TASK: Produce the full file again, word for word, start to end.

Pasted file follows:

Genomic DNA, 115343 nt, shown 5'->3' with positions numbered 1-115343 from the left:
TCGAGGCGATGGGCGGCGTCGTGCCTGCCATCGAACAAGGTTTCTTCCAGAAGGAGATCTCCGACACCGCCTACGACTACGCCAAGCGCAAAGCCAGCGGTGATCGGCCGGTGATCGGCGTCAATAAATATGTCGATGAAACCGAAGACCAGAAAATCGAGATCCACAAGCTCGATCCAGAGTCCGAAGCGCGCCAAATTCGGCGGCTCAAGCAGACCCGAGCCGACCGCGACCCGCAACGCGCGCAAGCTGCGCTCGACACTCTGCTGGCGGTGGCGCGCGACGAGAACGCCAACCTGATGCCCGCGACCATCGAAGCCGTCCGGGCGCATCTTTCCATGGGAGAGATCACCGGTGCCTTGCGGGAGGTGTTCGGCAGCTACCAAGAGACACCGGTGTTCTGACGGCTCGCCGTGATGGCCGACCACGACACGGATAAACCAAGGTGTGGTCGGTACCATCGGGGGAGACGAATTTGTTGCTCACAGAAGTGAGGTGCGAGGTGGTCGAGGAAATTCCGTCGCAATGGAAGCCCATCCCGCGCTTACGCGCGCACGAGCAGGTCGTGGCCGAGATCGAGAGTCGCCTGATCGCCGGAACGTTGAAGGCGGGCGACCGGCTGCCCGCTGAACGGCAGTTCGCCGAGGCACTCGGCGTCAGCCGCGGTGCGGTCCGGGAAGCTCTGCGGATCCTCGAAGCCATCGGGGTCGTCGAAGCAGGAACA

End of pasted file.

Genomic DNA, 115343 nt, shown 5'->3' with positions numbered 1-115343 from the left:
TCGAGGCGATGGGCGGCGTCGTGCCTGCCATCGAACAAGGTTTCTTCCAGAAGGAGATCTCCGACACCGCCTACGACTACGCCAAGCGCAAAGCCAGCGGTGATCGGCCGGTGATCGGCGTCAATAAATATGTCGATGAAACCGAAGACCAGAAAATCGAGATCCACAAGCTCGATCCAGAGTCCGAAGCGCGCCAAATTCGGCGGCTCAAGCAGACCCGAGCCGACCGCGACCCGCAACGCGCGCAAGCTGCGCTCGACACTCTGCTGGCGGTGGCGCGCGACGAGAACGCCAACCTGATGCCCGCGACCATCGAAGCCGTCCGGGCGCATCTTTCCATGGGAGAGATCACCGGTGCCTTGCGGGAGGTGTTCGGCAGCTACCAAGAGACACCGGTGTTCTGACGGCTCGCCGTGATGGCCGACCACGACACGGATAAACCAAGGTGTGGTCGGTACCATCGGGGGAGACGAATTTGTTGCTCACAGAAGTGAGGTGCGAGGTGGTCGAGGAAATTCCGTCGCAATGGAAGCCCATCCCGCGCTTACGCGCGCACGAGCAGGTCGTGGCCGAGATCGAGAGTCGCCTGATCGCCGGAACGTTGAAGGCGGGCGACCGGCTGCCCGCTGAACGGCAGTTCGCCGAGGCACTCGGCGTCAGCCGCGGTGCGGTCCGGGAAGCTCTGCGGATCCTCGAAGCCATCGGGGTCGTCGAAGCAGGAACA